Next, we reach Laurel Park racetrack, as depicted by this low-resolution
aerial dating to 1938. Ignore the thick black lines as they represent
gaps between images, and county borders where, unfortunately for
our purposes, the railroad runs.
B&O had three short sidings in this vicinity. The longest one (the
one that wandered to the south) may have served a quarry. Though it
appears on topographic maps from 1905 to 1945, there is no evidence of it
in this aerial. Site visits similarly turned up no surviving artifacts.
The shorter siding to the north is, however, visible on this 1938 aerial.
It had crossed Whiskey Bottom Road to reach industry on the north side of
that road. Evidence of the siding remains today in the form of grading.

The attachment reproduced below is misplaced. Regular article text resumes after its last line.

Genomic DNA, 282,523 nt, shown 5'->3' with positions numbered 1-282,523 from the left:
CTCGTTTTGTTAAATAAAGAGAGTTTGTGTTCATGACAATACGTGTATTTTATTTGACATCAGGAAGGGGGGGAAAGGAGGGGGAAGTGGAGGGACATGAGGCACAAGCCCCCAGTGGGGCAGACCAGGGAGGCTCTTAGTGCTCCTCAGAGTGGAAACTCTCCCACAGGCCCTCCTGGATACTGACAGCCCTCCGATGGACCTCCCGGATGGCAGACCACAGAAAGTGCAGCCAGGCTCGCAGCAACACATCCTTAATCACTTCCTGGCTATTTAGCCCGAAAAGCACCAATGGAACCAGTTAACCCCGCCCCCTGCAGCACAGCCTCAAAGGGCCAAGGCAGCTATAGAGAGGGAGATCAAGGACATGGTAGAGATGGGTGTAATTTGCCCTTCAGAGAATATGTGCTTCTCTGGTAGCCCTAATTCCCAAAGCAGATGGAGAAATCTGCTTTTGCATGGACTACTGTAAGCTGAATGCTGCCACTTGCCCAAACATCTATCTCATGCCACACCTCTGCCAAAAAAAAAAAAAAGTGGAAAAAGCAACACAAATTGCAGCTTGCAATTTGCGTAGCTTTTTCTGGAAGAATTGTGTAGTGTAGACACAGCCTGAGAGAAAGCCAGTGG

The westernmost of the sidings ran parallel to the main line, and likely
carried supplies to the track, perhaps horses as well. It survives as
a flat graded area near milestone 21.
Sources put Laurel Speedway, a wooden race track for automobiles and bicycles,
in the vicinity of the intersection of MD 198 and MD 197, a location at the
lower left corner of this aerial. A Sun newspaper account reports B&O
built a spur to serve it, but I can't pick it out on this aerial or any topo
map. In any case, the Speedway was short lived.
Links about Laurel Speedway:
bike race 1925,